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Motor-visual effects in the recognition of dynamic facial expressions

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Curio,  C
Department Human Perception, Cognition and Action, Max Planck Institute for Biological Cybernetics, Max Planck Society;
Max Planck Institute for Biological Cybernetics, Max Planck Society;
Project group: Cognitive Engineering, Max Planck Institute for Biological Cybernetics, Max Planck Society;

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Bülthoff,  HH
Department Human Perception, Cognition and Action, Max Planck Institute for Biological Cybernetics, Max Planck Society;
Max Planck Institute for Biological Cybernetics, Max Planck Society;

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de la Rosa,  S
Department Human Perception, Cognition and Action, Max Planck Institute for Biological Cybernetics, Max Planck Society;
Max Planck Institute for Biological Cybernetics, Max Planck Society;
Project group: Cognitive Engineering, Max Planck Institute for Biological Cybernetics, Max Planck Society;

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Citation

Curio, C., Giese, M., Bülthoff, H., & de la Rosa, S. (2012). Motor-visual effects in the recognition of dynamic facial expressions. Perception, 41(ECVP Abstract Supplement), 44.


Cite as: http://hdl.handle.net/11858/00-001M-0000-0013-B660-D
Abstract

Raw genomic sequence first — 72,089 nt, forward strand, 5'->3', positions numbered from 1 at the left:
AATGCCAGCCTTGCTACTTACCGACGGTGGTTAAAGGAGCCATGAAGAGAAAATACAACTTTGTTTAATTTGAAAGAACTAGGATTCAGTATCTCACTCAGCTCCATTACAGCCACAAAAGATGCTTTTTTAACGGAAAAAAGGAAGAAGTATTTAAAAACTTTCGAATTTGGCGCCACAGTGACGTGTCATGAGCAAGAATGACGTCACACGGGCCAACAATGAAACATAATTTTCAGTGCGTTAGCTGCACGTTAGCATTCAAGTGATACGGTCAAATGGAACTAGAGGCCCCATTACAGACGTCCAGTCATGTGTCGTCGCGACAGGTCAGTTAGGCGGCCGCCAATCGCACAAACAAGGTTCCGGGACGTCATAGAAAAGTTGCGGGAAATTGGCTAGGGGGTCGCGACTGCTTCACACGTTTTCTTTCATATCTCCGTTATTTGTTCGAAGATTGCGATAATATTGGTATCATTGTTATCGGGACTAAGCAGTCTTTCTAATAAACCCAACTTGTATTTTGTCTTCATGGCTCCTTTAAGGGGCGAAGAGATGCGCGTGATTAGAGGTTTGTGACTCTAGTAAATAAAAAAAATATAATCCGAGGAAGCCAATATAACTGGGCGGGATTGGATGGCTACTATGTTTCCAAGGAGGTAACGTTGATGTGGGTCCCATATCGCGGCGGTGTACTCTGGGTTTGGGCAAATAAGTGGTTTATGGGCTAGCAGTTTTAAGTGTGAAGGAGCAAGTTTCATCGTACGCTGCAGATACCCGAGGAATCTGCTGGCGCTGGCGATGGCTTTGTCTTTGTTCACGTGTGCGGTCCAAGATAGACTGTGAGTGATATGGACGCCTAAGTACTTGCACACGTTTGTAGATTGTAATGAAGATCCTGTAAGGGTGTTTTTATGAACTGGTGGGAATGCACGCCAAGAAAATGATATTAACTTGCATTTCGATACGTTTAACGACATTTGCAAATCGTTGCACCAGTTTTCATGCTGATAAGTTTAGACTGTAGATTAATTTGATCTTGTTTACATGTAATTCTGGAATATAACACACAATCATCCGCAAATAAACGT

Current theories on action understanding suggest a cross-talk between the motor and the visual system during the recognition of other persons'actions. We examined the effect of the motor execution on the visual recognition of dynamic emotional facial expressions using an adaptation paradigm. Previous research on facial expression adaptation has shown that the prolonged visual exposure to a static facial expression biases the percept of an ambiguous static facial expression away from the adapted facial expression. We used a dynamic 3D computational face model (Curio et al, 2010, MIT Press, 47-65) to examine motor-visual interactions in the recognition of happy and fearful facial expressions. During the adaptation phase participants (1) looked for a prolonged amount of time at a facial expression (visual adaptation); (2) executed repeatedly a facial expression (motor adaptation); (3) imagined the emotion corresponding to a facial expression (imagine adaptor). In the test phase participants always had to judge an ambiguous facial expression as either happy or fearful. We found an adaptation effect in the visual adaptation condition, and the reversed effect (priming effect) in the motor and imagine condition. Inconsistent with simple forms of motor resonance, this shows antagonistic influences of visual and motor adaptation.